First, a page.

We study how technological progress in manufacturing and transportation to-gether with migration costs interact to shape the space-economy. Rising labor productivity in the manufacturing sector fosters the agglomeration of activities, whereas falling transport costs associated with technological and organizational in-novations fosters their dispersion. Since these two forces have been at work for a long time, the final outcome must depend on how drops in the costs of producing and trading goods interact with the various costs borne by migrants. Finally, when labor is heterogeneous, the most efficient workers of the less productive region are the first to move to the more productive region.
We study the relationship between income and environmental quality based on modern Russian city-level data. The paper aims at testing whether the environmental Kuznets curve relationship between air pollution and average monthly wages holds in Russian cities and towns. Our preliminary results support the presence of an inverted U-shaped function of wages and reveal significant spatial autocorrelation of air pollution indicators of Russian cities and towns.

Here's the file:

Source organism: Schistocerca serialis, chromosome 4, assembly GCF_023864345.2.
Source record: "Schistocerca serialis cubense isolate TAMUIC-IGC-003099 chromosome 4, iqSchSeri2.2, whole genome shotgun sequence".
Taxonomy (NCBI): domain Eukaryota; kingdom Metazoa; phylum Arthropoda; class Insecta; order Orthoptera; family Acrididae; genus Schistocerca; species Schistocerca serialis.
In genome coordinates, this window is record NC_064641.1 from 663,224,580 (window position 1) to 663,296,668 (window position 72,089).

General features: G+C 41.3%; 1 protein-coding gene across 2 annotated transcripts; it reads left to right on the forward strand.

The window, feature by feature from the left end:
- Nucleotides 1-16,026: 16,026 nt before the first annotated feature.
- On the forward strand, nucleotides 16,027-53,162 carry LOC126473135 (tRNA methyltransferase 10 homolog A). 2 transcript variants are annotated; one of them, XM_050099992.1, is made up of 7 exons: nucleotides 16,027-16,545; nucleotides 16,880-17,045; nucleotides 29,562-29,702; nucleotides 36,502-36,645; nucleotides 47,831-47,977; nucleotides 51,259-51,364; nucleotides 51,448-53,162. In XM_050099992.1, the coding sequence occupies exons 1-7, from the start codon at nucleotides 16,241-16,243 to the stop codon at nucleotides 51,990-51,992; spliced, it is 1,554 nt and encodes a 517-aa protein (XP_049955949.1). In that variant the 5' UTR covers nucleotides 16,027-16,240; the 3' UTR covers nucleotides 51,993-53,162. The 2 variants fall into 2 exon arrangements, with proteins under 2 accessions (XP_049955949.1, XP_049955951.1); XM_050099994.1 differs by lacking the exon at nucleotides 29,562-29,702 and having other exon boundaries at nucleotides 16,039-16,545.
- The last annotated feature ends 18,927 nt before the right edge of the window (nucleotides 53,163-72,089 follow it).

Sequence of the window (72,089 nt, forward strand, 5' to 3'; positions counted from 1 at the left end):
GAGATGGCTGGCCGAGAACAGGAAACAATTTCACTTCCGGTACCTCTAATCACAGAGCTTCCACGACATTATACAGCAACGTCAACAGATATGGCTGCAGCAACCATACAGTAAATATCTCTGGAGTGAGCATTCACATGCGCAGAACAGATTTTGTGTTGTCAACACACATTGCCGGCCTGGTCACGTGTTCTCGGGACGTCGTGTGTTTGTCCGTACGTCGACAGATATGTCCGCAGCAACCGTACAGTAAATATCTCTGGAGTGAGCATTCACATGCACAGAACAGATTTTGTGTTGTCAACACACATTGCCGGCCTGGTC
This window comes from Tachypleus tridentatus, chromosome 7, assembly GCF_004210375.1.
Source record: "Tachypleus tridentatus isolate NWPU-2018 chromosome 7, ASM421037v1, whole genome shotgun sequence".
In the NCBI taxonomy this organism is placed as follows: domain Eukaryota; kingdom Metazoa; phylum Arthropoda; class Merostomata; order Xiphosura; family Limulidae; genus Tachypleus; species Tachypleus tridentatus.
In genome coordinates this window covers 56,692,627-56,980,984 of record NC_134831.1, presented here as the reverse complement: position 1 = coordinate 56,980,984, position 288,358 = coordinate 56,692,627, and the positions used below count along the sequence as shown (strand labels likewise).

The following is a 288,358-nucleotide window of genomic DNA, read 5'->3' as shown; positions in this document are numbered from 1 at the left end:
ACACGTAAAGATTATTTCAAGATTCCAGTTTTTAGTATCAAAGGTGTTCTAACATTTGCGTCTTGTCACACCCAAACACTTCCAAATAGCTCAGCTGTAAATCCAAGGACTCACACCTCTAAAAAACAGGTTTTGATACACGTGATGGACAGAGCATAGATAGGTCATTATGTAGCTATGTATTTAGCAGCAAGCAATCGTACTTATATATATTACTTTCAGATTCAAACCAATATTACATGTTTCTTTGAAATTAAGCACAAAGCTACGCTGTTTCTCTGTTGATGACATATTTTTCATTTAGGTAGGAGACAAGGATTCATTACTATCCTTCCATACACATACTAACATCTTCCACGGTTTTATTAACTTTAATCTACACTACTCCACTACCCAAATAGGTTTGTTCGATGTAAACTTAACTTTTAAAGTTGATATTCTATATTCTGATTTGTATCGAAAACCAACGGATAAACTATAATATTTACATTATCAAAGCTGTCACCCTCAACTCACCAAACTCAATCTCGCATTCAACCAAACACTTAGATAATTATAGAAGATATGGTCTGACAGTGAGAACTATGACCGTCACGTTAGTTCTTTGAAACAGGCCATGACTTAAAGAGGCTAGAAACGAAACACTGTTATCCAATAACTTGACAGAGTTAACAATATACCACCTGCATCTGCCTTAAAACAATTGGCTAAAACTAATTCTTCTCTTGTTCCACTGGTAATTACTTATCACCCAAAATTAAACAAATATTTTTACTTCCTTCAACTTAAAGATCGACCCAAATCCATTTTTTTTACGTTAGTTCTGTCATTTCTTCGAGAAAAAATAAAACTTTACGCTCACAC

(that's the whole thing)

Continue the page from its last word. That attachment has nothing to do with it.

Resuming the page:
We derive a simple necessary and sufficient condition on preferences for the market outcome to be socially optimal under monopolistic competition with input-output (IO) linkages. Preferences that satisfy this condition are typically non-CES and display pro-competitive effects, although they converge to the CES when IO linkages become negligibly weak. We show that the equilibrium with pro-competitive effects may deliver both excess and insufficient entry of firms in equilibrium.
We study a general model of multi-dimensional screening for discrete types of consumers without the single-crossing condition or any other essential restrictions. Such generality motivates us to introduce graph theory into optimization by treating each combination of active constraints as a digraph. Our relaxation of the constraints (a slackness parameter) excludes bunching and cycles among the constraints. Then, the only possible solution structures arerivers, which are acyclic rooted digraphs, and the Lagrange multipliers can be used to characterize the solutions. Relying on these propositions, we propose and justify an optimization algorithm. In the experiments, its branch-and-bound version with a good starting plan shows fewer iterations than a complete search among all rivers.